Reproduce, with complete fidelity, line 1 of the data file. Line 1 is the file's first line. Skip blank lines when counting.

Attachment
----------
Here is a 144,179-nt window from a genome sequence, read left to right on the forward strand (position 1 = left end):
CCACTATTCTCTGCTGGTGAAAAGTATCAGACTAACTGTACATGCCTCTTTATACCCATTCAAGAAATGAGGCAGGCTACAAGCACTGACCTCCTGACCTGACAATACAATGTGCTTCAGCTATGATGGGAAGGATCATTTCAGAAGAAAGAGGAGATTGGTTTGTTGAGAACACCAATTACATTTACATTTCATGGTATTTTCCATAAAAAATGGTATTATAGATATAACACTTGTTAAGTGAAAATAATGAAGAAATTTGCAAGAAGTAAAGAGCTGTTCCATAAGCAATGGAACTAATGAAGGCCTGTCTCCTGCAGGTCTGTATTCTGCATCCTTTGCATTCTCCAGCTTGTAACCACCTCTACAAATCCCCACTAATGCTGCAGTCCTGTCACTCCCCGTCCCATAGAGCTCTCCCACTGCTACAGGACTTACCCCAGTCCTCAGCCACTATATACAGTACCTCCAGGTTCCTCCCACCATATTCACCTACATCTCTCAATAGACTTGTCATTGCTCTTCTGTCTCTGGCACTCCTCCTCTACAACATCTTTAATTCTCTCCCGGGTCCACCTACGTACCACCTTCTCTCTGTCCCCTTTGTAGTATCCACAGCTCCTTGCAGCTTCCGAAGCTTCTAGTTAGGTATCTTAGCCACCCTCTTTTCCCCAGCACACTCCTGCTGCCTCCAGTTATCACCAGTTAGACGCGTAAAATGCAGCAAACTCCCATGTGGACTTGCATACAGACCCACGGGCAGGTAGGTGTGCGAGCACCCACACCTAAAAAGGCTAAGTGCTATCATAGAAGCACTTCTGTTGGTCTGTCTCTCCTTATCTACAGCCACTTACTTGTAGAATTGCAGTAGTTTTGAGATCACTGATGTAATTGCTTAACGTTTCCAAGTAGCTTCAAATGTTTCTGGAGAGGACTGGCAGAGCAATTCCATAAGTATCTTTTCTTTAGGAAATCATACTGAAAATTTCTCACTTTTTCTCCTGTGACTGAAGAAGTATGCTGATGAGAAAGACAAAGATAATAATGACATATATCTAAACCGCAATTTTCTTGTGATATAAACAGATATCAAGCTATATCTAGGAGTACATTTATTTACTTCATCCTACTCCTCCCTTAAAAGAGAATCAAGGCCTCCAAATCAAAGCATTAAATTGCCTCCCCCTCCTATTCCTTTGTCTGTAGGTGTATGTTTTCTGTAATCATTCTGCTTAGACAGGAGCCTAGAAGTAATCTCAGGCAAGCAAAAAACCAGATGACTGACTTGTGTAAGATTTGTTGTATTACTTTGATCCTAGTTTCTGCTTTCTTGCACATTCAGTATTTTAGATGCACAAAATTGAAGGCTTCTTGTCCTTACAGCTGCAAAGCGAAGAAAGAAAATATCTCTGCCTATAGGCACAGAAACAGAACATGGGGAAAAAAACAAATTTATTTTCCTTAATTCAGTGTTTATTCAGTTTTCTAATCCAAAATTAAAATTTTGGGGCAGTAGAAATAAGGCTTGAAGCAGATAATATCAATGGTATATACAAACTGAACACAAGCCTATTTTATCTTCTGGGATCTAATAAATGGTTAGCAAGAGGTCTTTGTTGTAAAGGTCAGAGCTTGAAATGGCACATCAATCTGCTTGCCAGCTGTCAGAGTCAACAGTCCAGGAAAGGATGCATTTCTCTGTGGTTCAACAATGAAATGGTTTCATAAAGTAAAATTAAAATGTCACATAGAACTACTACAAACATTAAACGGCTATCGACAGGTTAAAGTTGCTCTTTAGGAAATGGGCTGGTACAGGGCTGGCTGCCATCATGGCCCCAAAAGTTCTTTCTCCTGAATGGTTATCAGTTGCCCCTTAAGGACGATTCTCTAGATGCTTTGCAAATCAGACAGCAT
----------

Here is a 144,179-nt window from a genome sequence, read left to right on the forward strand (position 1 = left end):